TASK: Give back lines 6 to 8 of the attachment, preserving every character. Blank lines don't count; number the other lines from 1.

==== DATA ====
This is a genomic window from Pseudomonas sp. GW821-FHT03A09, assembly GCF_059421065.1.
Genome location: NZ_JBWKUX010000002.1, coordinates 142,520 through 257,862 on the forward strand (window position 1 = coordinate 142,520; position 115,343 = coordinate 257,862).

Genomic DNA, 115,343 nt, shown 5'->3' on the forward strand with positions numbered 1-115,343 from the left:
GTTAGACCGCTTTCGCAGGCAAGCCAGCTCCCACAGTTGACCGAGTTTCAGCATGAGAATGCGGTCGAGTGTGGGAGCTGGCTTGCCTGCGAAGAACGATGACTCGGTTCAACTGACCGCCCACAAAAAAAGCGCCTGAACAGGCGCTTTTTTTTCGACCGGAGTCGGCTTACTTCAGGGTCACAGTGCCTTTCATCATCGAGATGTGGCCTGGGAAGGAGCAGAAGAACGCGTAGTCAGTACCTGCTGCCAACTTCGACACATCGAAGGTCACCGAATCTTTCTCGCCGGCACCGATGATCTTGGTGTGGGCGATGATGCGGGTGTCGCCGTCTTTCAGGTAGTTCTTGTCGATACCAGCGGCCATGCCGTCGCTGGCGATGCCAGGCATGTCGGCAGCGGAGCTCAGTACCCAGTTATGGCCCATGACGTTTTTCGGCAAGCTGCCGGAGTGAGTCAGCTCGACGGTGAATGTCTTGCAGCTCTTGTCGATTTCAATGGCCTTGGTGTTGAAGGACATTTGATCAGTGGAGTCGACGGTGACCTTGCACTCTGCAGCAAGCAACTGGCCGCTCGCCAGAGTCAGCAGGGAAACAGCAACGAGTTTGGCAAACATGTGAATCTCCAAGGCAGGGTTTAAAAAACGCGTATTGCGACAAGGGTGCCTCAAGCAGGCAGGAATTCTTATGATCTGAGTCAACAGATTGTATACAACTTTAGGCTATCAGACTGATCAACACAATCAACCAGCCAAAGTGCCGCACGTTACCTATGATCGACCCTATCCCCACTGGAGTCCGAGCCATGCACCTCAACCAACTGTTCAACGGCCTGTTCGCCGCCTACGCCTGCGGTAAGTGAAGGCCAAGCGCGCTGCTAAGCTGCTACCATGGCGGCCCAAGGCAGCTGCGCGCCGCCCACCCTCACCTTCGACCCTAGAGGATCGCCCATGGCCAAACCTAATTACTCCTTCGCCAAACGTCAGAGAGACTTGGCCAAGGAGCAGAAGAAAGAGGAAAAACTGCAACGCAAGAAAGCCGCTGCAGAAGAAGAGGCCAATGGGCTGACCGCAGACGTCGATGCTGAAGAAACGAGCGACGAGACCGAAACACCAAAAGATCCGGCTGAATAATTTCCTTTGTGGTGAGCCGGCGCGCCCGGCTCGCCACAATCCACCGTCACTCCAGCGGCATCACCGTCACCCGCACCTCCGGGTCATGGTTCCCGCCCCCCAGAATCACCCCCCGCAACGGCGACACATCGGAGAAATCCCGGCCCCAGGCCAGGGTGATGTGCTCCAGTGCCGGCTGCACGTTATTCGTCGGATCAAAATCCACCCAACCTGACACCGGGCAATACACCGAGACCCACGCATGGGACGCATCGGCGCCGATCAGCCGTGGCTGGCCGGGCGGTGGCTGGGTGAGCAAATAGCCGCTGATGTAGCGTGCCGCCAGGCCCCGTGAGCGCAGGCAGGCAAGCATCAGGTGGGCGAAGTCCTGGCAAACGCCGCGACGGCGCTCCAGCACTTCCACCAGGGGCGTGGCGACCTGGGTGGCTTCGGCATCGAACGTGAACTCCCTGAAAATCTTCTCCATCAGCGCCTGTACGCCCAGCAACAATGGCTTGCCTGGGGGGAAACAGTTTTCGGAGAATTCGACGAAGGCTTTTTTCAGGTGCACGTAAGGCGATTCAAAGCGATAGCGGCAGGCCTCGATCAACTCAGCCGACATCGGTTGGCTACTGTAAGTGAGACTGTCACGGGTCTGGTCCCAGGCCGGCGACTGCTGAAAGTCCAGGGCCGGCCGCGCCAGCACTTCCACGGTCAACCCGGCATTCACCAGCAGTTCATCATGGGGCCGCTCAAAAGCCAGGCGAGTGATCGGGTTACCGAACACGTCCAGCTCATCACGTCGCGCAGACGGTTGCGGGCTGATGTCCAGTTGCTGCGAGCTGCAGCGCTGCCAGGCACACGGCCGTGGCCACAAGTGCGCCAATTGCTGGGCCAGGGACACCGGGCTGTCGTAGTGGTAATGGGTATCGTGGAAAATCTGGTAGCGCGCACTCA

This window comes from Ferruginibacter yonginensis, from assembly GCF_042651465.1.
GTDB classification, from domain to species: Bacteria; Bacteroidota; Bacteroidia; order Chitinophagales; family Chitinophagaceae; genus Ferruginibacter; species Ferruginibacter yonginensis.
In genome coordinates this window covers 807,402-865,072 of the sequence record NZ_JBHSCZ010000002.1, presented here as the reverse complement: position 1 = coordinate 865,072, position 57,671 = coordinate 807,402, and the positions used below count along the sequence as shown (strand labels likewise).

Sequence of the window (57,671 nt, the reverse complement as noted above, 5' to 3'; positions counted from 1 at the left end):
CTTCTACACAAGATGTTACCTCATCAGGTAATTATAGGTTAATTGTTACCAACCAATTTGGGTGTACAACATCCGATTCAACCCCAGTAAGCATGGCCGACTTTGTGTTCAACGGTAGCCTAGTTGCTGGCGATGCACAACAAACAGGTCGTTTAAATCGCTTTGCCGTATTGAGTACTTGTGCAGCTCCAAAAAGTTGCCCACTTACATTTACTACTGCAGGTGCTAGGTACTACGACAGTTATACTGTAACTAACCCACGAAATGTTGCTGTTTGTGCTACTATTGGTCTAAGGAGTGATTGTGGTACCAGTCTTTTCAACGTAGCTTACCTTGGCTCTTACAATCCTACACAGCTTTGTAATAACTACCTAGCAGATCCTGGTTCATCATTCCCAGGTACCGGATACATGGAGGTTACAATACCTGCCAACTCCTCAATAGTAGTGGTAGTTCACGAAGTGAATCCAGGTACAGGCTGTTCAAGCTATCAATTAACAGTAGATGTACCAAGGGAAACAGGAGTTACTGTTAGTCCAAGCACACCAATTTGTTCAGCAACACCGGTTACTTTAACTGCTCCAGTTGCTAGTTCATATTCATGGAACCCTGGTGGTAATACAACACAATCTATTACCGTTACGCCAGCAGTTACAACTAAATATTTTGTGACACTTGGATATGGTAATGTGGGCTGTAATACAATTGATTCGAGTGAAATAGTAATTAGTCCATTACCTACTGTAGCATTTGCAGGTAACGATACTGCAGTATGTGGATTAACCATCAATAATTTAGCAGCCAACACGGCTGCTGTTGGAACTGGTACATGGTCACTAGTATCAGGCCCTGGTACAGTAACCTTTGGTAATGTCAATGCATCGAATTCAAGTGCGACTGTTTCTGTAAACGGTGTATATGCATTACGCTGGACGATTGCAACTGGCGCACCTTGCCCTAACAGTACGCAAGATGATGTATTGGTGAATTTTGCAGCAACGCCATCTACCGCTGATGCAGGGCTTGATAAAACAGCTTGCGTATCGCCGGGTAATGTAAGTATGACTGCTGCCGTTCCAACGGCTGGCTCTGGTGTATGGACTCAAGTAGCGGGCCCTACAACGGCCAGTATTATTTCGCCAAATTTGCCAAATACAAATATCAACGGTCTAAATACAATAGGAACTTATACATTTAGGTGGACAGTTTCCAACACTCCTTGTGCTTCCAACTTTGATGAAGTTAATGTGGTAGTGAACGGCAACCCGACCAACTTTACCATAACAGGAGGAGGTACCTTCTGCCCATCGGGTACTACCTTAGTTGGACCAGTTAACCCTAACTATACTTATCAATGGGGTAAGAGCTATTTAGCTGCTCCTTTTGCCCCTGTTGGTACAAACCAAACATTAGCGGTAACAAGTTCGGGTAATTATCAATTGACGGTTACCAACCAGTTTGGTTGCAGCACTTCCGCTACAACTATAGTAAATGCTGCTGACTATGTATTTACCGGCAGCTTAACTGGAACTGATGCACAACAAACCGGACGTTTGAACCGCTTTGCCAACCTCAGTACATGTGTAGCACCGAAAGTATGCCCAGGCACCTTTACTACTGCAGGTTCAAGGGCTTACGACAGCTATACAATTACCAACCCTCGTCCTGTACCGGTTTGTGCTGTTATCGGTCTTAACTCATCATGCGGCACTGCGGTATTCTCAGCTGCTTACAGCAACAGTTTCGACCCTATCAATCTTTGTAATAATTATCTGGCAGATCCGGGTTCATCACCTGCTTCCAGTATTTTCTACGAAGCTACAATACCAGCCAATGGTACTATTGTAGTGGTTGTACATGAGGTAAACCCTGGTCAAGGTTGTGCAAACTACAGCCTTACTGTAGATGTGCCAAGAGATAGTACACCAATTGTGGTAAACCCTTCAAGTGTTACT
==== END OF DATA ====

GTDB classification, from domain to species: Bacteria; Bacteroidota; Bacteroidia; order Chitinophagales; family Chitinophagaceae; genus Ferruginibacter; species Ferruginibacter yonginensis.
In genome coordinates this window covers 807,402-865,072 of the sequence record NZ_JBHSCZ010000002.1, presented here as the reverse complement: position 1 = coordinate 865,072, position 57,671 = coordinate 807,402, and the positions used below count along the sequence as shown (strand labels likewise).

Sequence of the window (57,671 nt, the reverse complement as noted above, 5' to 3'; positions counted from 1 at the left end):